Upon opening this slim novel, the reader immediately enters the world of Ines Pereyra, an Argentine woman who firmly believes that "All women are deceived by their husbands. It's like the menopause; it may come sooner or later, but nobody gets away scot-free." She was taught that at her mother's knee after her father left the marital bed, and home. [Her mother is quoted frequently.] After 17 years of marriage, she learns this first-hand when her suspicions turn out to be well-founded. After discovering incriminating love letters and other proof of his indiscretions, she follows him to a park in Buenos Aires one evening, only to witness him in a violent quarrel with a woman, the outcome of which involves him dumping the woman's body in a lake. At first she conspires to alibi her husband, Ernesto, which she believes may only serve to bring them closer, but the reader cannot help but feel this is a far-fetched plan.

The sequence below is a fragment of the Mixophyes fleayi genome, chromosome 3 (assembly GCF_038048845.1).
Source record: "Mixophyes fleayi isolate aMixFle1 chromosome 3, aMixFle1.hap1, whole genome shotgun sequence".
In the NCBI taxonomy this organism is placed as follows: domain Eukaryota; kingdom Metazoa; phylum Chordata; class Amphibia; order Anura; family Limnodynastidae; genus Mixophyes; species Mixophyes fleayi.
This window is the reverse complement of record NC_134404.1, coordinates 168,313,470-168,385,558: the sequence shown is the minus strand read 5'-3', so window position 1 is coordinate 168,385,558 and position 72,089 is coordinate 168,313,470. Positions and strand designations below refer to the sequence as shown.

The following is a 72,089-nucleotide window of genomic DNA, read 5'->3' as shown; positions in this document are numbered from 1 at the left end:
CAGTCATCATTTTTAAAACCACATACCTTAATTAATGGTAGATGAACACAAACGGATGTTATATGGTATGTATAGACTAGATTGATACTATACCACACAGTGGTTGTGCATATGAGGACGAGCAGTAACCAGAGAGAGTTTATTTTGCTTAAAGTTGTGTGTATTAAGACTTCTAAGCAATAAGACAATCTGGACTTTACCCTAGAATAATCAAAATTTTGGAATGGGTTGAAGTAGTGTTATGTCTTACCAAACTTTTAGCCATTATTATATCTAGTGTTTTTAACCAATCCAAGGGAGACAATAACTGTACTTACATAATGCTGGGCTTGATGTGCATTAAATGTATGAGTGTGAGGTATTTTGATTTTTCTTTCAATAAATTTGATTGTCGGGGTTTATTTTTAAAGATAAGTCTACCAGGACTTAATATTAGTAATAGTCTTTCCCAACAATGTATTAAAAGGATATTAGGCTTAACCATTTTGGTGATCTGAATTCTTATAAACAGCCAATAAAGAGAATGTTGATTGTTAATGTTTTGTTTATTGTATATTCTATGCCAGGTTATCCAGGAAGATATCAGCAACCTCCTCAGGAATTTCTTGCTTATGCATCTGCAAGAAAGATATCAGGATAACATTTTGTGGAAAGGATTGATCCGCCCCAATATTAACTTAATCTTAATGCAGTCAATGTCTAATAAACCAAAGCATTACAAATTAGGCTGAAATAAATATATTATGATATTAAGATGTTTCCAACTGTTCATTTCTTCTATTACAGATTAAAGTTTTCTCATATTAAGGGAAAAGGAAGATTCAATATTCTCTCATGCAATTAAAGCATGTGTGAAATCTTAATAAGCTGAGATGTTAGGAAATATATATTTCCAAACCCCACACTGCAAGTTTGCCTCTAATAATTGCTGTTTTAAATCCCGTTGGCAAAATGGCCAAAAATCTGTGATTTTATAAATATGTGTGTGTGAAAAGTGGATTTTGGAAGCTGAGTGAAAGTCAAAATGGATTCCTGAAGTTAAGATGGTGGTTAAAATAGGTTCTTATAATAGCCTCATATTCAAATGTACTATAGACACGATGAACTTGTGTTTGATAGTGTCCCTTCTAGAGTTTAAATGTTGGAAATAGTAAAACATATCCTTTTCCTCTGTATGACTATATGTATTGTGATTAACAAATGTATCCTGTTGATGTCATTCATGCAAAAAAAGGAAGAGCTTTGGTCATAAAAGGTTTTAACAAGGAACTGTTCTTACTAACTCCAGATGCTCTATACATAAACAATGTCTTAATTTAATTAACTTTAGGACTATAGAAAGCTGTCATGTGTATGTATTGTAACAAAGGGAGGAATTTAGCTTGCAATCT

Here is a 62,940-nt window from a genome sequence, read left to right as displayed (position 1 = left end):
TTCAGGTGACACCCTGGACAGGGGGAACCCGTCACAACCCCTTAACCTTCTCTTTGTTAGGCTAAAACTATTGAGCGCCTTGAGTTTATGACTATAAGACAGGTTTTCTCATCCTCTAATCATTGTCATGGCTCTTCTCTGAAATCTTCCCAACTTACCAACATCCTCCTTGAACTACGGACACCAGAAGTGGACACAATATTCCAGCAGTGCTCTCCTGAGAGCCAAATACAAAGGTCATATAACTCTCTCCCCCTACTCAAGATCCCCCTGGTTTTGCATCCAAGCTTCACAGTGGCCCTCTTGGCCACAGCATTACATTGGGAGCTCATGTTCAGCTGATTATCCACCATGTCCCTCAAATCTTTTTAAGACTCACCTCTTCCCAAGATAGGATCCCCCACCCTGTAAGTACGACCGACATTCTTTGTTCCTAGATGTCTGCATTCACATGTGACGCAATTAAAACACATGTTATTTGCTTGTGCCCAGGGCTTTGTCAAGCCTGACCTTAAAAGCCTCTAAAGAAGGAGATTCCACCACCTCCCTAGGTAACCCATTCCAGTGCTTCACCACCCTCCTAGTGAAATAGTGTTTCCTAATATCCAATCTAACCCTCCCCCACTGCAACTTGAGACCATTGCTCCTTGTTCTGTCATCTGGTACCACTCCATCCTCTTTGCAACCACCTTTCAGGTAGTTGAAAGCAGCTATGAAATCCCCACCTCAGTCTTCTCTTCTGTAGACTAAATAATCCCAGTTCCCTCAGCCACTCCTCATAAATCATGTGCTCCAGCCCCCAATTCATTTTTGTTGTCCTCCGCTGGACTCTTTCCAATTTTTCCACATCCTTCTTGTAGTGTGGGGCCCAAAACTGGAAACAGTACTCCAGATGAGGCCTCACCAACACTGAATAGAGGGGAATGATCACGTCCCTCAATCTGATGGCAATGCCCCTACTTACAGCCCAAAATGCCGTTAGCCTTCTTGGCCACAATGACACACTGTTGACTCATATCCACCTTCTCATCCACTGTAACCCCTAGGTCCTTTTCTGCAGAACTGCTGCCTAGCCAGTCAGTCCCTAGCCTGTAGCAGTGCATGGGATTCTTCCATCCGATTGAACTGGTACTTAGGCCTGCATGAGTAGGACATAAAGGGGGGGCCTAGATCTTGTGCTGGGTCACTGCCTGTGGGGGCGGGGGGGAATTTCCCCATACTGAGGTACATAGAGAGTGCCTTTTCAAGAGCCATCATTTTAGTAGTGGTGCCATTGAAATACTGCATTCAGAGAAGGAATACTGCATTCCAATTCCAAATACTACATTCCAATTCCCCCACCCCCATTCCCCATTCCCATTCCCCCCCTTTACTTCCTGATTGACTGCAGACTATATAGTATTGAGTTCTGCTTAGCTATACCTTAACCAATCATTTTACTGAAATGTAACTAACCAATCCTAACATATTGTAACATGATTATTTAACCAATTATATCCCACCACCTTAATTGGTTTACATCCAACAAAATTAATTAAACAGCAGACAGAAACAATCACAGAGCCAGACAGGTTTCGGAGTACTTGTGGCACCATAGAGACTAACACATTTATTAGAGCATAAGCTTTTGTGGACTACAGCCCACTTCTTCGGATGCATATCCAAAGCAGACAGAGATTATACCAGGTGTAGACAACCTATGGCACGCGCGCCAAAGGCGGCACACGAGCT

An alternating story line revolves around Ines and Ernesto's teenage daughter, Laura ("Lali"), who has serious problems of her own arising out of yet another ill-advised sexual encounter, and unfortunately without parents in whom she can confide, being too wrapped up in their own crises as they are.
Written with a finely tuned sense of irony, this is an engaging, off-beat and somewhat different kind of tale, one which is recommended.